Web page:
L’Association européenne de soins palliatifs (EAPC) a publié en avril 2015 un livre blanc consacré aux personnes atteintes de déficience intellectuelle en Europe. Les auteurs sont Irene Tuffrey-Wijne, Dorry McLaughlin et le groupe d’experts. Nous avons fait le choix de vous en présenter un extrait limité aux 13 normes de consensus élaborées selon la méthode Delphi et en limitant la bibliographie aux articles les plus significatifs. L’intégrale de ce livre blanc est consultable sur le site : LinkClick.aspx?fileticket=2QchuM-Ej4M%3D.
BACKGROUND: Occupational therapists play an integral role in the care of people with life-limiting illnesses. However, little is known about the scope of occupational therapy service provision in palliative care across Europe and factors influencing service delivery.
AIM: This study aimed to map the scope of occupational therapy palliative care interventions across Europe and to explore occupational therapists' perceptions of opportunities and challenges when delivering and developing palliative care services.
DESIGN: A 49-item online cross-sectional survey comprised of fixed and free text responses was securely hosted via the European Association for Palliative Care website. Survey design, content and recruitment processes were reviewed and formally approved by the European Association for Palliative Care Board of Directors. Descriptive statistics and thematic analysis were used to analyse data. Setting/respondents: Respondents were European occupational therapists whose caseload included palliative care recipients (full-time or part-time).
RESULTS: In total, 237 valid responses were analysed. Findings demonstrated a consistency in occupational therapy practice in palliative care between European countries. Clinician time was prioritised towards indirect patient care, with limited involvement in service development, leadership and research. A need for undergraduate and postgraduate education was identified. Organisational expectations and understanding of the scope of the occupational therapy role constrain the delivery of services to support patients and carers.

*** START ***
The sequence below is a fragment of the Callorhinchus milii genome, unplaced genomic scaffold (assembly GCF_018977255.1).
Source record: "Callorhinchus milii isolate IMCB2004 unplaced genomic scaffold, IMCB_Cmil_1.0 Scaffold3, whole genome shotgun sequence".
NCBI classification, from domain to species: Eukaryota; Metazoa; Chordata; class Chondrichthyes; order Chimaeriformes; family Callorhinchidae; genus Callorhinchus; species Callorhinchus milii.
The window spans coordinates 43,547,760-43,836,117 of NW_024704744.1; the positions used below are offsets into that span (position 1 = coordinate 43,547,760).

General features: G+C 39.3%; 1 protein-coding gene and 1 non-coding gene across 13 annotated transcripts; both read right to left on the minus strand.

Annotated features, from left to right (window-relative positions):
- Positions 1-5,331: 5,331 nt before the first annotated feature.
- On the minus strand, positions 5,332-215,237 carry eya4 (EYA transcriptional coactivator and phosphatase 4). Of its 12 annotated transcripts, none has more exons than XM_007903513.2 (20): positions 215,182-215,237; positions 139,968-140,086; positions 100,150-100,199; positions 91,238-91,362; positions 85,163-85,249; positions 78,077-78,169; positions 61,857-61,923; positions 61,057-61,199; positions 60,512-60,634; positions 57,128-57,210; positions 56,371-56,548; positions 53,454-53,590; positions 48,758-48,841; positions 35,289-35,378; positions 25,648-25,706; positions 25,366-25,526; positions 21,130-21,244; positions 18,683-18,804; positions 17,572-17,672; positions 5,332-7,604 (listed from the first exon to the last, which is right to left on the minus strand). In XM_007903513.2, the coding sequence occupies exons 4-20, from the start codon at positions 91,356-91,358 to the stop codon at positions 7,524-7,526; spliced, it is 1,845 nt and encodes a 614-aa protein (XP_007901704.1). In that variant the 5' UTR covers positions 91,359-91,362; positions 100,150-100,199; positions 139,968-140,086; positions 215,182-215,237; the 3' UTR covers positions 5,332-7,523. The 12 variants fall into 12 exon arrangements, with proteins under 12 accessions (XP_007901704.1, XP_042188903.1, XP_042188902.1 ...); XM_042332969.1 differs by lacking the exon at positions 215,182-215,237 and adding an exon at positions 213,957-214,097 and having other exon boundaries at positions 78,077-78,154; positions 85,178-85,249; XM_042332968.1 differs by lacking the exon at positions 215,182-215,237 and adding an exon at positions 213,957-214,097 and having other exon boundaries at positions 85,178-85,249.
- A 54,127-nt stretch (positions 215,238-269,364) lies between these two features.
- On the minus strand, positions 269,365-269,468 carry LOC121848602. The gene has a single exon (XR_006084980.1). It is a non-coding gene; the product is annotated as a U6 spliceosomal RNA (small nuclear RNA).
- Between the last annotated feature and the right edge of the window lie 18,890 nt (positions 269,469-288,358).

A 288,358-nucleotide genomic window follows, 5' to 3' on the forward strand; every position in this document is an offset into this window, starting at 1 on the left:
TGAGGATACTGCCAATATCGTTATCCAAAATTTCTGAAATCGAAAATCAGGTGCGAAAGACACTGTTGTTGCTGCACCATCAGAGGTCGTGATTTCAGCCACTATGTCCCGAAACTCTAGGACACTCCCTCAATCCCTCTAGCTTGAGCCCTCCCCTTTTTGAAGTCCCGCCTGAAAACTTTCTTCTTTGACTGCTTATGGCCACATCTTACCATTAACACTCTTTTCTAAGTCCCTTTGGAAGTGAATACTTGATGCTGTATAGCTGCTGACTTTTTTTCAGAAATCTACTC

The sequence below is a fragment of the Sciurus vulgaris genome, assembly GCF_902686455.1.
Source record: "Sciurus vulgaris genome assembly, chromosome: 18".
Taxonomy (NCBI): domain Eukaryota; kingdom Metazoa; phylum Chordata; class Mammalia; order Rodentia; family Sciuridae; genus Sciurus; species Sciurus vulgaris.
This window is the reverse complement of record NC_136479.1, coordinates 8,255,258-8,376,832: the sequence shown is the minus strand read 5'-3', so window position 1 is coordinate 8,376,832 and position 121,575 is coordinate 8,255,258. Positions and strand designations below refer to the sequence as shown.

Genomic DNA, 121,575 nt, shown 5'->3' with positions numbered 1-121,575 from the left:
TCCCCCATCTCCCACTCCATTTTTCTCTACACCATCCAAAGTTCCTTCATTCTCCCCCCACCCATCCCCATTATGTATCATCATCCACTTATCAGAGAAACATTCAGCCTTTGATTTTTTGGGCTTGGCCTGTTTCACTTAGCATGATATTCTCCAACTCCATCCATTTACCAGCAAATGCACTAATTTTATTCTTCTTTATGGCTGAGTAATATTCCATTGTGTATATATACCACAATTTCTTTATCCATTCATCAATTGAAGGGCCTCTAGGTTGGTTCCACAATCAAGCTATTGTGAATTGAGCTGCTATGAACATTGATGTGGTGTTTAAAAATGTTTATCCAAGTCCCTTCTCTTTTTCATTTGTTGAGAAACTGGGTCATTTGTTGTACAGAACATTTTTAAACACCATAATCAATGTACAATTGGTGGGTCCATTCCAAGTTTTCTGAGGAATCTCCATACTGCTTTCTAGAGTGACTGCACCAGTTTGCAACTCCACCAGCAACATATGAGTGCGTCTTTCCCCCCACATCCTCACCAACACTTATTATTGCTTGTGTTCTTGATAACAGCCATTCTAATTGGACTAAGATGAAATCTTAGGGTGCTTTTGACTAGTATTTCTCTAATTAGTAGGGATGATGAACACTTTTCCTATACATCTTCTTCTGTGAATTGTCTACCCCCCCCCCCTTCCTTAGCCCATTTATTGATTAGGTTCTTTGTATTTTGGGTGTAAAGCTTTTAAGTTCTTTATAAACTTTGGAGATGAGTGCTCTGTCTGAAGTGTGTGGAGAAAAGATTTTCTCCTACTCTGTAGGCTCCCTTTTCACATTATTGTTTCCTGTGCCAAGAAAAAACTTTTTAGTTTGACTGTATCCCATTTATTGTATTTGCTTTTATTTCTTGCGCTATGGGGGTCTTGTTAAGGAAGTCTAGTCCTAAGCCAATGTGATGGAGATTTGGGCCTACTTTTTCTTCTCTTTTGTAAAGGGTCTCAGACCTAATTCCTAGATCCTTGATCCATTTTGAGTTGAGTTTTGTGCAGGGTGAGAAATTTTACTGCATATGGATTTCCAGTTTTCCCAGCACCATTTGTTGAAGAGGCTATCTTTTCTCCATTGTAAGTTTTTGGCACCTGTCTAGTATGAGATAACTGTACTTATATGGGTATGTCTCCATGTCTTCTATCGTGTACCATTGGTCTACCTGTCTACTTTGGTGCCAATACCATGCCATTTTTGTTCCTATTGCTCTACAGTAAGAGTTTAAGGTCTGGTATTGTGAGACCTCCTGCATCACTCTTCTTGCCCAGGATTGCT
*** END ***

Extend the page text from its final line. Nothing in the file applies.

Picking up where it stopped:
CONCLUSION: Further development of occupational therapy in palliative care, particularly capacity building in leadership and research activities, is warranted. There is a need for continuing education and awareness raising of the role of occupational therapy in palliative care.
Background: Palliative care (PC) development is diverse and lacks an effective integration into European healthcare systems. This article investigates levels of integrated PC in European countries.
Methods: A qualitative survey was undertaken for the 2013 EAPC Atlas of PC in Europe with boards of national associations, eliciting opinions on opportunities for, and barriers to, PC development.